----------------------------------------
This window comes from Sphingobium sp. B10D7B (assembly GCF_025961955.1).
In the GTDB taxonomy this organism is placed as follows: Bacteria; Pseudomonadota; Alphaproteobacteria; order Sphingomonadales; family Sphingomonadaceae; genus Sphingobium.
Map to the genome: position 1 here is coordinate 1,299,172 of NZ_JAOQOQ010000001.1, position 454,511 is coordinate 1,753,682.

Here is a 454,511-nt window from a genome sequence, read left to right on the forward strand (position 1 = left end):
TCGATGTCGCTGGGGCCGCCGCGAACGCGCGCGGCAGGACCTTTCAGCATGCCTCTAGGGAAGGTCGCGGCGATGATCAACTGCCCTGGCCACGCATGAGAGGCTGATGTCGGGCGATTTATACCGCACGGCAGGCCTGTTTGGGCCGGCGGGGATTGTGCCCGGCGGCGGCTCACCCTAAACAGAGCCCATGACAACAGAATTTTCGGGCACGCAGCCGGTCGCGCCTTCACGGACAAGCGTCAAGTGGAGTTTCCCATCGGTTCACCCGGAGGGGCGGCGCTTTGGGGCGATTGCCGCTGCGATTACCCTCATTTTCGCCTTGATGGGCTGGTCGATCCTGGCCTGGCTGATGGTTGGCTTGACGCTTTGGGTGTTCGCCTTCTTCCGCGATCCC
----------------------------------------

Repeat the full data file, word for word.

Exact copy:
This window comes from Sphingobium sp. B10D7B (assembly GCF_025961955.1).
In the GTDB taxonomy this organism is placed as follows: Bacteria; Pseudomonadota; Alphaproteobacteria; order Sphingomonadales; family Sphingomonadaceae; genus Sphingobium.
Map to the genome: position 1 here is coordinate 1,299,172 of NZ_JAOQOQ010000001.1, position 454,511 is coordinate 1,753,682.

Here is a 454,511-nt window from a genome sequence, read left to right on the forward strand (position 1 = left end):
TCGATGTCGCTGGGGCCGCCGCGAACGCGCGCGGCAGGACCTTTCAGCATGCCTCTAGGGAAGGTCGCGGCGATGATCAACTGCCCTGGCCACGCATGAGAGGCTGATGTCGGGCGATTTATACCGCACGGCAGGCCTGTTTGGGCCGGCGGGGATTGTGCCCGGCGGCGGCTCACCCTAAACAGAGCCCATGACAACAGAATTTTCGGGCACGCAGCCGGTCGCGCCTTCACGGACAAGCGTCAAGTGGAGTTTCCCATCGGTTCACCCGGAGGGGCGGCGCTTTGGGGCGATTGCCGCTGCGATTACCCTCATTTTCGCCTTGATGGGCTGGTCGATCCTGGCCTGGCTGATGGTTGGCTTGACGCTTTGGGTGTTCGCCTTCTTCCGCGATCCC